Vaya – age
In people with well built body in their 20s and 30s, higher dose of medicine can be administered.
In children soon after delivery, and in elderly people, lower doses are preferred.
Vyadhi – disease strength –
Stronger the disease, higher the dose.
Weaker the disease, lower the dose.
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Dravya – medicine strength –
Very powerful medicines such as Bhallataka Rasayana, metallic preparations are required in lower doses.
Less powerful medicines such as Dhatri rasayana, Amla juice etc will be required in high doses.
Koshta – Gut ecosystem of the patient
It gives a hint toward the rate of absorption of medicines. Ayurveda explains three types of guts.
Kroora koshta – Vata dominant
Mrudu Koshta – Pitta dominant
Madhya koshta – Kapha dominant.
Read related: How Time Of Medicine Administration Is Decided In Ayurveda?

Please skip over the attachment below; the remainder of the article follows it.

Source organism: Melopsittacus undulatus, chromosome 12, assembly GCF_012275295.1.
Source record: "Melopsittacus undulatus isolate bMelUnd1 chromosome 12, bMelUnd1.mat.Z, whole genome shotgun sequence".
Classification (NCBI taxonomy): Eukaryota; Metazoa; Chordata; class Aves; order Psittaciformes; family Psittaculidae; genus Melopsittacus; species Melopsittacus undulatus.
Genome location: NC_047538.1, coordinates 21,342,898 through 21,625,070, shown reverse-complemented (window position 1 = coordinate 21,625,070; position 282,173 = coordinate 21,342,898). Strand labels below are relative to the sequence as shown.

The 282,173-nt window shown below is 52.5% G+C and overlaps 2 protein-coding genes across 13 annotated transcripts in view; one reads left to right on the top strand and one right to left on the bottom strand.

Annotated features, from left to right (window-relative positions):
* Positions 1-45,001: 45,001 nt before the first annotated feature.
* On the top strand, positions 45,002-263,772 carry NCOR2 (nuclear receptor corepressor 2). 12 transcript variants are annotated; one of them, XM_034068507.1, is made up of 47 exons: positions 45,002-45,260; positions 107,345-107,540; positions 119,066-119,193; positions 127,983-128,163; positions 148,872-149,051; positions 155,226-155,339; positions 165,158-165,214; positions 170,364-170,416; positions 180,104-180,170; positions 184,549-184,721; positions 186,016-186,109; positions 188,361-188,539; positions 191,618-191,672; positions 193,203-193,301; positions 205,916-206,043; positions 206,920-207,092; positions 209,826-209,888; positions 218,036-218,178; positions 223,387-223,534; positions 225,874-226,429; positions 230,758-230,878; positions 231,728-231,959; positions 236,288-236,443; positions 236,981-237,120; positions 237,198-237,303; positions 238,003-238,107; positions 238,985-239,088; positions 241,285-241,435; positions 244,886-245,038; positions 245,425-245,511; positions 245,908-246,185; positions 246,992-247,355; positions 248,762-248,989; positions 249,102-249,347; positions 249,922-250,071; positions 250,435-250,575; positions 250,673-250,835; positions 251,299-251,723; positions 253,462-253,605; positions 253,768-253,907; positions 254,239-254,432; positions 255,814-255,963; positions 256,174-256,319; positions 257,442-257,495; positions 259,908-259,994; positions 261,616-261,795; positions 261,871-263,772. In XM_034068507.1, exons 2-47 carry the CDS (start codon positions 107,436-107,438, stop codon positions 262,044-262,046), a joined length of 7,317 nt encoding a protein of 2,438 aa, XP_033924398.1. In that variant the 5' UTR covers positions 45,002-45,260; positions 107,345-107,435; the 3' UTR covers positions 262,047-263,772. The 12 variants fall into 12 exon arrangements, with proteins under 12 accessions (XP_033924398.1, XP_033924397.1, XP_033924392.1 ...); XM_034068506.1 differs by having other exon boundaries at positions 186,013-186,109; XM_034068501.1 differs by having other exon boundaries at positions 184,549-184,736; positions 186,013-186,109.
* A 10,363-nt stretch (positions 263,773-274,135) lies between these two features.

If the person has Vata dominance and Krura Koshta, if he has Vata disorder, then in him, higher dose of medicine will be required to bring Vata under control. Example: High dose of Ksheerabala taila 101 oil.
Prior to Panchakarma detoxification procedure, large dose of ghee or oil or fat is administered to patient. This is also decided based on the Kosta – gut ecosystem of the patient.
So, this lengthy concept is explained by Chakrapani in just two line Sanskrit verse.
If we want to take one particular medicine for a long period of time, is it a good idea to take it on alternate days?
The idea of taking the herbs on alternate days is to